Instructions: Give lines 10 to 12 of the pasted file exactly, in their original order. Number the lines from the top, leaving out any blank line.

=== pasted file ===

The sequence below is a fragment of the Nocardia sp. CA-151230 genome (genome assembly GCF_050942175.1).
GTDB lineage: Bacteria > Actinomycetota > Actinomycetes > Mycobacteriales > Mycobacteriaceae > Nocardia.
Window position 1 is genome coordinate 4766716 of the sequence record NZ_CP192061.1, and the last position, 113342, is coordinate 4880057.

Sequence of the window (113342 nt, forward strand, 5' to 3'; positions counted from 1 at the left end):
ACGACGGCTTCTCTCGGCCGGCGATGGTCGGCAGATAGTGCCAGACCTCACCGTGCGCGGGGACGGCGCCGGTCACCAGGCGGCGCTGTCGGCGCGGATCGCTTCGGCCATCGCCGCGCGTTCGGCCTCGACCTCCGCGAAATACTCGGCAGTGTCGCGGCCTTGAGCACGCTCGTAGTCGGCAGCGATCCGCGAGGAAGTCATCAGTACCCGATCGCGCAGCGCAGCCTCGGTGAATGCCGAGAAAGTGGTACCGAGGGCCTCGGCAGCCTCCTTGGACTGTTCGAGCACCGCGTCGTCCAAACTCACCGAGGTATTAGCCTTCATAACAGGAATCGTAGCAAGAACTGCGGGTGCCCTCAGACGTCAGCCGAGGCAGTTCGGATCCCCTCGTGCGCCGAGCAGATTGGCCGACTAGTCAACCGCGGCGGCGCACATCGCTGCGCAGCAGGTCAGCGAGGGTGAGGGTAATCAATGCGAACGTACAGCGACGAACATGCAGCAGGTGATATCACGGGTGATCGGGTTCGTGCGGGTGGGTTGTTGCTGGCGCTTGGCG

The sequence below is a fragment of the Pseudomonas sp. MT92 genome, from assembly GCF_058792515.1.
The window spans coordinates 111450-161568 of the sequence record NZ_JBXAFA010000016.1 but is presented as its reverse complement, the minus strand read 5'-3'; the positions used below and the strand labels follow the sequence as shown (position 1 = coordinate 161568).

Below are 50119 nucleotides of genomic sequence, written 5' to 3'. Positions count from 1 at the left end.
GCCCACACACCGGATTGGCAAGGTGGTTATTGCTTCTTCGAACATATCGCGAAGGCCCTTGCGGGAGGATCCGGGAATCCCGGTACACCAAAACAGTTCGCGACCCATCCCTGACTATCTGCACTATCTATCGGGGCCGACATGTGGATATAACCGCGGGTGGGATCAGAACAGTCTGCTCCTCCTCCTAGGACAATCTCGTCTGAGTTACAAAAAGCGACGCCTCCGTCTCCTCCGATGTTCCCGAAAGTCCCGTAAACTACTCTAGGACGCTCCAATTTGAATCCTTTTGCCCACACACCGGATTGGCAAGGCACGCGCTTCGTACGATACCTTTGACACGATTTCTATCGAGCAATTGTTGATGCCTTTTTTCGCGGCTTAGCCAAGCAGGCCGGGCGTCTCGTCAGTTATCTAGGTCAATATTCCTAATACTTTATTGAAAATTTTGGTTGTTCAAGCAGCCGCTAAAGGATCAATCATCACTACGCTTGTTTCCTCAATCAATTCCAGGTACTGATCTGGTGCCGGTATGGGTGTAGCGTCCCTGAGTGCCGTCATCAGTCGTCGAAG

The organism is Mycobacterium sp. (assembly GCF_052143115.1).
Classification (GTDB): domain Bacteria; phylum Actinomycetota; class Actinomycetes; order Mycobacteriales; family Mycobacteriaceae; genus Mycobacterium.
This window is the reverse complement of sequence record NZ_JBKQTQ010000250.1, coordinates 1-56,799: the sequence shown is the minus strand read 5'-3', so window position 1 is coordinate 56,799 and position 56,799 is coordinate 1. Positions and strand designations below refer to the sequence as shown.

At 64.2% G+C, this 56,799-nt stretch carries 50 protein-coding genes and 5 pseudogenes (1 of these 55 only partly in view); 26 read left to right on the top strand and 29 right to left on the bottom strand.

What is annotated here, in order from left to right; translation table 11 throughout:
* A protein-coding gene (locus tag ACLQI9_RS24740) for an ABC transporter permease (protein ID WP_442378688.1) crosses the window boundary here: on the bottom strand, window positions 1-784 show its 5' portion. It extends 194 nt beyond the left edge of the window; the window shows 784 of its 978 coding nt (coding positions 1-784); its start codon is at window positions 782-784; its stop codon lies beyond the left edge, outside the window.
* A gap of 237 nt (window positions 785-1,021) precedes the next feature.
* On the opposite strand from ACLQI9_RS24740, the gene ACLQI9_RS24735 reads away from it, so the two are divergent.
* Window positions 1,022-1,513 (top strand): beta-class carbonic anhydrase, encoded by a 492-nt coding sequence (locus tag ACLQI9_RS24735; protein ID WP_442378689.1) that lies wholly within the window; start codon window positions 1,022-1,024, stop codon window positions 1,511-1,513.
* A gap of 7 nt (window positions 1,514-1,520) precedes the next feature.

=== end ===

The organism is Mycobacterium sp. (assembly GCF_052143115.1).
Classification (GTDB): domain Bacteria; phylum Actinomycetota; class Actinomycetes; order Mycobacteriales; family Mycobacteriaceae; genus Mycobacterium.
This window is the reverse complement of sequence record NZ_JBKQTQ010000250.1, coordinates 1-56,799: the sequence shown is the minus strand read 5'-3', so window position 1 is coordinate 56,799 and position 56,799 is coordinate 1. Positions and strand designations below refer to the sequence as shown.